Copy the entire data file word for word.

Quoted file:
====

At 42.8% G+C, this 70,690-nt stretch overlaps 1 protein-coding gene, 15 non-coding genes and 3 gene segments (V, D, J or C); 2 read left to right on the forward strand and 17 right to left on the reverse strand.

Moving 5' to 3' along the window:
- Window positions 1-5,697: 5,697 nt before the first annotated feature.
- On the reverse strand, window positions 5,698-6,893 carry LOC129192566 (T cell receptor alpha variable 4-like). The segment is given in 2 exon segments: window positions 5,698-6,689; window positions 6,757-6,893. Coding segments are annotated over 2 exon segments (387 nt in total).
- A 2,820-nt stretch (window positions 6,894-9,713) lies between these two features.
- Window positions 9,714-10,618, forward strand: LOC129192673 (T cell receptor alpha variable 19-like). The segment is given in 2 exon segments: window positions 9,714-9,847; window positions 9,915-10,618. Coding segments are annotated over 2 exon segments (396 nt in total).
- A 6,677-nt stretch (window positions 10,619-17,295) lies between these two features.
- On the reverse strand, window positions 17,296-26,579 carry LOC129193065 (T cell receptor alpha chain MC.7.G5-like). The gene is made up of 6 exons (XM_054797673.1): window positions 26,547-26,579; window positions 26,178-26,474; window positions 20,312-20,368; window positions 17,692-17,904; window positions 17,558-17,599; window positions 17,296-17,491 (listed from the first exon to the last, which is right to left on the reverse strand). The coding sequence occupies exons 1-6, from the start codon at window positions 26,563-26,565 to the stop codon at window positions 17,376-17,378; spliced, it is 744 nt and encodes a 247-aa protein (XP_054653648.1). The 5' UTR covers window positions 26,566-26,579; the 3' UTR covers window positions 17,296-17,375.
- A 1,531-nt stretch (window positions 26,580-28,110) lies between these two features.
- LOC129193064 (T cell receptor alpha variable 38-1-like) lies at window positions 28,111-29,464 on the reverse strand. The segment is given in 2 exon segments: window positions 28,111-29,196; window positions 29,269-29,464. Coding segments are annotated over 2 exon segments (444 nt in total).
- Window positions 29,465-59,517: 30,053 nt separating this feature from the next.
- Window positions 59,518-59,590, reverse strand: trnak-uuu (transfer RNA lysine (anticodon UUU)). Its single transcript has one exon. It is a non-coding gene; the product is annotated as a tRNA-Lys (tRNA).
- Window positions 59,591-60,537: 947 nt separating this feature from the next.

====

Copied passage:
At 42.8% G+C, this 70,690-nt stretch overlaps 1 protein-coding gene, 15 non-coding genes and 3 gene segments (V, D, J or C); 2 read left to right on the forward strand and 17 right to left on the reverse strand.

Moving 5' to 3' along the window:
- Window positions 1-5,697: 5,697 nt before the first annotated feature.
- On the reverse strand, window positions 5,698-6,893 carry LOC129192566 (T cell receptor alpha variable 4-like). The segment is given in 2 exon segments: window positions 5,698-6,689; window positions 6,757-6,893. Coding segments are annotated over 2 exon segments (387 nt in total).
- A 2,820-nt stretch (window positions 6,894-9,713) lies between these two features.
- Window positions 9,714-10,618, forward strand: LOC129192673 (T cell receptor alpha variable 19-like). The segment is given in 2 exon segments: window positions 9,714-9,847; window positions 9,915-10,618. Coding segments are annotated over 2 exon segments (396 nt in total).
- A 6,677-nt stretch (window positions 10,619-17,295) lies between these two features.
- On the reverse strand, window positions 17,296-26,579 carry LOC129193065 (T cell receptor alpha chain MC.7.G5-like). The gene is made up of 6 exons (XM_054797673.1): window positions 26,547-26,579; window positions 26,178-26,474; window positions 20,312-20,368; window positions 17,692-17,904; window positions 17,558-17,599; window positions 17,296-17,491 (listed from the first exon to the last, which is right to left on the reverse strand). The coding sequence occupies exons 1-6, from the start codon at window positions 26,563-26,565 to the stop codon at window positions 17,376-17,378; spliced, it is 744 nt and encodes a 247-aa protein (XP_054653648.1). The 5' UTR covers window positions 26,566-26,579; the 3' UTR covers window positions 17,296-17,375.
- A 1,531-nt stretch (window positions 26,580-28,110) lies between these two features.
- LOC129193064 (T cell receptor alpha variable 38-1-like) lies at window positions 28,111-29,464 on the reverse strand. The segment is given in 2 exon segments: window positions 28,111-29,196; window positions 29,269-29,464. Coding segments are annotated over 2 exon segments (444 nt in total).
- Window positions 29,465-59,517: 30,053 nt separating this feature from the next.
- Window positions 59,518-59,590, reverse strand: trnak-uuu (transfer RNA lysine (anticodon UUU)). Its single transcript has one exon. It is a non-coding gene; the product is annotated as a tRNA-Lys (tRNA).
- Window positions 59,591-60,537: 947 nt separating this feature from the next.